On Monday, Audrey had a trip to the hospital to get tubes put in her ears. Since about Christmas, she has been having a hard time draining fluid from her ears, which results in frequent ear infections. It also has given her some degree of hearing impairment, leading to a slight speech delay. So after several failed attempts to clear the fluid with antibiotics, her doctors recommended tubes.
Everything went well -- apparently it's considered a pretty minor surgery these days, and she was only in the operating room for about 15 minutes. They just poke a little hold in the eardrum, suck out the fluid, and insert a doughnut shaped plastic tube to hold it open. Interestingly, the purpose is not to allow fluid to drain, as we had thought, but to allow pressure to equalize between the middle and outer ear, which prevents fluid from collecting in the first place.
They allowed one parent to go down to the pre-op area with her, and be in the operating room until she fell asleep. Mommy was elected for this. They gave me (Tara) a pair of scrubs to put on before going down (size XL was apparently all they could muster up). We sat with a couple of other babies going for different procedures in the pre-op area, met with the anesthesiologist, said a quick hello to our doctor, then it was time to go into the OR. They put a little mask over her nose and mouth for her to breath in the inhaled anesthetic, and after a few seconds of fighting the mask, as any normal child would, she fell peacefully asleep. They escorted me out to go back upstairs and wait for them to call me when she was done. I just barely had time to tell Scott how things had gone and change, when before I knew it they were calling me back to meet her in the PACU (post-anesthesia care unit, A.K.A. Recovery room).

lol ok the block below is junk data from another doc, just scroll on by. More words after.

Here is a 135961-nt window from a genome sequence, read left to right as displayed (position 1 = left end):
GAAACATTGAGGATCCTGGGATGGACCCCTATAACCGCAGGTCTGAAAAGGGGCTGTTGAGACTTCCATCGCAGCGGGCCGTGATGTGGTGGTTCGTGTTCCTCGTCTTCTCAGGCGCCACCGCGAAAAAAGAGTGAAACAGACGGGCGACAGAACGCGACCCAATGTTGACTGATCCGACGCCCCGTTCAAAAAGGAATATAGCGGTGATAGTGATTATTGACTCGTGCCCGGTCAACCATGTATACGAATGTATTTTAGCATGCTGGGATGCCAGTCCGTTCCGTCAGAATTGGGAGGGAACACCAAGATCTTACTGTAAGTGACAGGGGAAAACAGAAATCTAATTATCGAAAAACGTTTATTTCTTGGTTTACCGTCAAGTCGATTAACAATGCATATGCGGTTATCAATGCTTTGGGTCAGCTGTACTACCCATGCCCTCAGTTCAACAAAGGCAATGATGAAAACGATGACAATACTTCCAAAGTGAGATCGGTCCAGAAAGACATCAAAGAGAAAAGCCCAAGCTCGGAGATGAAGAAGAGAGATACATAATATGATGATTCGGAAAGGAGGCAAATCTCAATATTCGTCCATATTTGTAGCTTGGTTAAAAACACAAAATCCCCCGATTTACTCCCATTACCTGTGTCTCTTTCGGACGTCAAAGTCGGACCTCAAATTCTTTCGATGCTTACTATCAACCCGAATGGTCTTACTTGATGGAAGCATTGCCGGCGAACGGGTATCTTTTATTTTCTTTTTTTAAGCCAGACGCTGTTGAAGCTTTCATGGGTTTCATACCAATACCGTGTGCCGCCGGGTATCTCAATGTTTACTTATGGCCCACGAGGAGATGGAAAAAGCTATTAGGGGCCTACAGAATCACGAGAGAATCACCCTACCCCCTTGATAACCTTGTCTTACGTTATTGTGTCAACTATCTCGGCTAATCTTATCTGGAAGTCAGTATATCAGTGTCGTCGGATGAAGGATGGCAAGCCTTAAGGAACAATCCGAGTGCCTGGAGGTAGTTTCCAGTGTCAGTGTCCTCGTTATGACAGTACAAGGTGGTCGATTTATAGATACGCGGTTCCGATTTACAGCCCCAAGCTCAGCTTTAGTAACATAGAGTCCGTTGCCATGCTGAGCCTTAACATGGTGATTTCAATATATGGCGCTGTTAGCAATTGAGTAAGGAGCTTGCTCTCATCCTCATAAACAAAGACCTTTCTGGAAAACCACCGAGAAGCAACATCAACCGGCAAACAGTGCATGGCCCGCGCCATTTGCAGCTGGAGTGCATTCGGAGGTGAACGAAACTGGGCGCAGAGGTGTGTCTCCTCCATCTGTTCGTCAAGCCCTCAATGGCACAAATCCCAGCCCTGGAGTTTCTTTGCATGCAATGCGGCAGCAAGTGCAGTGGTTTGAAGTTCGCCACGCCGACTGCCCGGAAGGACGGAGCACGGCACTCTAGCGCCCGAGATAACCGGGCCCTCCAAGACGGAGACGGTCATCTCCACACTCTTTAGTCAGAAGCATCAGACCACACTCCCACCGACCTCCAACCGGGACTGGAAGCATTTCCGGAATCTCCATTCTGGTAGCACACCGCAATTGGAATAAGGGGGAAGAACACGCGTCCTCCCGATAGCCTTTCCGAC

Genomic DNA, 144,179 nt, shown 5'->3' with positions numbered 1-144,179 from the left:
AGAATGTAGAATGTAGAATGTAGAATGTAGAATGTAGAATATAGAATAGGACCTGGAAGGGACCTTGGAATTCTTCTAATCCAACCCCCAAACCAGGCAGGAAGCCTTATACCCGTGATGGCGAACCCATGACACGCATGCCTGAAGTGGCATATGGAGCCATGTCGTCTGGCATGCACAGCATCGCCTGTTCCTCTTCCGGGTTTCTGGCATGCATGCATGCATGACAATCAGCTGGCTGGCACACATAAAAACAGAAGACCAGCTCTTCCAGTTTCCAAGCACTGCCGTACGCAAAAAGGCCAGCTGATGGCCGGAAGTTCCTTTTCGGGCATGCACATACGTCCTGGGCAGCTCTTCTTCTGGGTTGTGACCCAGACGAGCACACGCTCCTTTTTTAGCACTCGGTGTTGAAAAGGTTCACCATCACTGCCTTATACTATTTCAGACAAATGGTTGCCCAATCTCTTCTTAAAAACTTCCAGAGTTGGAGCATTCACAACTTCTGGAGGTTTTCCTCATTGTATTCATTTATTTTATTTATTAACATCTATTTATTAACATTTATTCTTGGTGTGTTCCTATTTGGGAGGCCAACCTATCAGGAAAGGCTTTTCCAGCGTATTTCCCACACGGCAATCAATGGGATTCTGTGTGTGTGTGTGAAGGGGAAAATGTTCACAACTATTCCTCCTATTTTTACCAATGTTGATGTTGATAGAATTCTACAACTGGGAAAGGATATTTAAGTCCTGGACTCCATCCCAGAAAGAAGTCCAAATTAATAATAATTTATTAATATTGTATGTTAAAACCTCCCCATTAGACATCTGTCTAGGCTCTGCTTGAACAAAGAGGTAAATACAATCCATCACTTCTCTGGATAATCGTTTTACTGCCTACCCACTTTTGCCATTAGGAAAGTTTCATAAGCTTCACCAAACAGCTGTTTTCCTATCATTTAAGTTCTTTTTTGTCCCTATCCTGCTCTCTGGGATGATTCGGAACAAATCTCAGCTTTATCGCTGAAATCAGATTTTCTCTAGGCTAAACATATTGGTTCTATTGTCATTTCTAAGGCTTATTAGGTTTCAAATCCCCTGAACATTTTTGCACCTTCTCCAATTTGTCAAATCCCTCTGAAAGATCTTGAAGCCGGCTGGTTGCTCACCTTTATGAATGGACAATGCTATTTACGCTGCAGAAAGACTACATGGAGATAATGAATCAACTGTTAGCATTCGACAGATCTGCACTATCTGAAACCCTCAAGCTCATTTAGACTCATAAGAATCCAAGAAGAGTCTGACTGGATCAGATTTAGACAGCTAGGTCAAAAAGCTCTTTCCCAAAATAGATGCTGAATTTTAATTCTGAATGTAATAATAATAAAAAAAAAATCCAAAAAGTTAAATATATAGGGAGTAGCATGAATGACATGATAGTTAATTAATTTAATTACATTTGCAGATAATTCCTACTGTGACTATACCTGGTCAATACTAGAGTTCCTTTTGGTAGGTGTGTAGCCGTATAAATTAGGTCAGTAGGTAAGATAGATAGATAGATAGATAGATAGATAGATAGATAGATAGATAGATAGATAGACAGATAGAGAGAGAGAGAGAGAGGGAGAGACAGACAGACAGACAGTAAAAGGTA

They had warned us ahead of time that she would be a little "agitated" upon waking up from the anesthesia. Now this is a term that doctors, including myself, use often. Usually I use it to refer to some confused elderly patient in the hospital trying to get out of bed, pull out their IVs, etc., but I didn't really know what it would look like in a baby. Well, I found out as soon as I stepped off of the elevator and could hear my girl in the next room crying. She was wrapped in a blanket in a nurse's arms just flailing around, still with closed eyes. The nurse handed her to me, assuring me again that this was completely normal and to be expected -- it's just related to the disorientation babies experience after being under anesthesia. So I did my best to hold her, rock her and talk to her, but any attempts to calm her were really quite futile. We only stayed in the PACU a few minutes before going back upstairs to be reunited with Daddy. Daddy took over holding the flailing baby, and we managed to get her clothes back on, sign the discharge paperwork, and get on our way. She calmed down when we got outside, and crashed on the way home. After a long blissful nap, (for Mommy and Audrey), she awoke her usual happy self.
Many people have asked if we have noticed a difference in her now that she can presumably hear better. The answer is not quite yet. We expect that it will be a gradual process of catching up in terms of language development. We are in the process of looking into some speech therapy through a local early childhood intervention program. If she qualifies, then a speech therapist will come to her daycare one or twice a week and work with her. In the meantime, thanks to Aunt Diane Rush and a book about baby sign language, we are trying to teach her a few signs.
We thank everyone for their prayers and concerns through this experience. We are thankful it went well and looking forward to many fever-free months!